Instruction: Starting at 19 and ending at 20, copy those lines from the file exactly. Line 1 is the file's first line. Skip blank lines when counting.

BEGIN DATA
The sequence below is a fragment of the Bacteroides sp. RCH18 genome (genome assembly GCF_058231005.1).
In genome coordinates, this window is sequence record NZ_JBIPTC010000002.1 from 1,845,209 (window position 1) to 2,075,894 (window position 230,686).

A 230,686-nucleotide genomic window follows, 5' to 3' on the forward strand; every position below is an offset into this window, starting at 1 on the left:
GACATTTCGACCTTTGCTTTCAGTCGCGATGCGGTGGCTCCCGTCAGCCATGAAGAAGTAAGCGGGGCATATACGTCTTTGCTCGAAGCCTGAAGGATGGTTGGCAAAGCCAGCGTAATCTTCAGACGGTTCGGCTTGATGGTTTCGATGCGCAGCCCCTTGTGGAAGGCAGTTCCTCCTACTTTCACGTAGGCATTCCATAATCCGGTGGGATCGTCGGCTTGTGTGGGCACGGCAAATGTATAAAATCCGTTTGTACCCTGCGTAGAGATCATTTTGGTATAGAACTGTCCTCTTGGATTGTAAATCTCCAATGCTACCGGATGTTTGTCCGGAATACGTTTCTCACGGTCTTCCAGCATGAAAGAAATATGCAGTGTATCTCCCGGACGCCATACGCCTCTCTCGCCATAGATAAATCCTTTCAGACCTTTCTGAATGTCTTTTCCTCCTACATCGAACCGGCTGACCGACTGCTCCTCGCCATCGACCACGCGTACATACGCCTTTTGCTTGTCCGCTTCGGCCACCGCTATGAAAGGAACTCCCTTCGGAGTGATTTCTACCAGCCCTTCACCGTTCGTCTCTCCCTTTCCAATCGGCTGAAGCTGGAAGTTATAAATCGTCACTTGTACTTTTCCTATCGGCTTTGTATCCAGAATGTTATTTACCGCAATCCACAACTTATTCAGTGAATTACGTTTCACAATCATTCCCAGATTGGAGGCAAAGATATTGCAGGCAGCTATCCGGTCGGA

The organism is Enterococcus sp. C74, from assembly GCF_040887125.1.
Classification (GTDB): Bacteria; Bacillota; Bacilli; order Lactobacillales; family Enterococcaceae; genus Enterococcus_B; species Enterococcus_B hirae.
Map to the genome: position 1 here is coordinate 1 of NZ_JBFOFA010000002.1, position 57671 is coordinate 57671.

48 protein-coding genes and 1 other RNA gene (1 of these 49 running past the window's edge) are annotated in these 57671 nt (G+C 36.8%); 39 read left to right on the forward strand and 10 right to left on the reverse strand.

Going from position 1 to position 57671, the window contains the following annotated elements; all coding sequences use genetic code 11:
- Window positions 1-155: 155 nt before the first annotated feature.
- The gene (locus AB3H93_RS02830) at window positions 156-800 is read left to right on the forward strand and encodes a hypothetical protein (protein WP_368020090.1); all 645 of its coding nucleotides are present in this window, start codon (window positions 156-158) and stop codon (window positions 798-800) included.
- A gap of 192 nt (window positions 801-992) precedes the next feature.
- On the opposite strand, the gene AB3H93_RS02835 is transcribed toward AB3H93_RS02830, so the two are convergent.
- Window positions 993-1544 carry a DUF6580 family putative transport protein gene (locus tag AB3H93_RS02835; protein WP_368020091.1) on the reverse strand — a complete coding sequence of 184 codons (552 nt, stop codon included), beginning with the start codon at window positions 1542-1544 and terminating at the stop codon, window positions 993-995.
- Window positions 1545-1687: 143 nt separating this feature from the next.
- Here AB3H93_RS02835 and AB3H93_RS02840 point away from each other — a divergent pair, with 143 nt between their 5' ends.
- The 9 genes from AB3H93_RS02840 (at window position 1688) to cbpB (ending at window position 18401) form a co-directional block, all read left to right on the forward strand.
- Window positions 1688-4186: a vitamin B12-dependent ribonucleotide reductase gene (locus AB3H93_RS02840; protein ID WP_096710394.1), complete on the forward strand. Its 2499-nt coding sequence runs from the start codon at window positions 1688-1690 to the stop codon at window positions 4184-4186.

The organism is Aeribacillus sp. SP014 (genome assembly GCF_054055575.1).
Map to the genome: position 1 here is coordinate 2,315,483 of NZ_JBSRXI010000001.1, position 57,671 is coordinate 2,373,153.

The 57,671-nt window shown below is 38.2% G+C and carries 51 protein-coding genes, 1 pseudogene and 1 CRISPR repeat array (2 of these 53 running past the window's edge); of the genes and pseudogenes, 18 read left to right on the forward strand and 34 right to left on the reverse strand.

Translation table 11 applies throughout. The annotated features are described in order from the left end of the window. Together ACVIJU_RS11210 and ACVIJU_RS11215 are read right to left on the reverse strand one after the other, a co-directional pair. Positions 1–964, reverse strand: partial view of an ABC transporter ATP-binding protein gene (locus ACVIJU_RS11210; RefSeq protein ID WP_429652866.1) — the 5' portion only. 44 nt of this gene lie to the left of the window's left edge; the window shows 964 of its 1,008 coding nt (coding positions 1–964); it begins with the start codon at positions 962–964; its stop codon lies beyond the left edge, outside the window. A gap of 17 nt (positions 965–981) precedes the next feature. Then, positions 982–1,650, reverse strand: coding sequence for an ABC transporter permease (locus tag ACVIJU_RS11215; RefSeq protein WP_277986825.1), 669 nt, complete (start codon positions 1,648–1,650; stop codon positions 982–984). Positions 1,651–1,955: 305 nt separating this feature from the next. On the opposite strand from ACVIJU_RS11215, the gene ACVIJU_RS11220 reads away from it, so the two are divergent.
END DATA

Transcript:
The organism is Aeribacillus sp. SP014 (genome assembly GCF_054055575.1).
Map to the genome: position 1 here is coordinate 2,315,483 of NZ_JBSRXI010000001.1, position 57,671 is coordinate 2,373,153.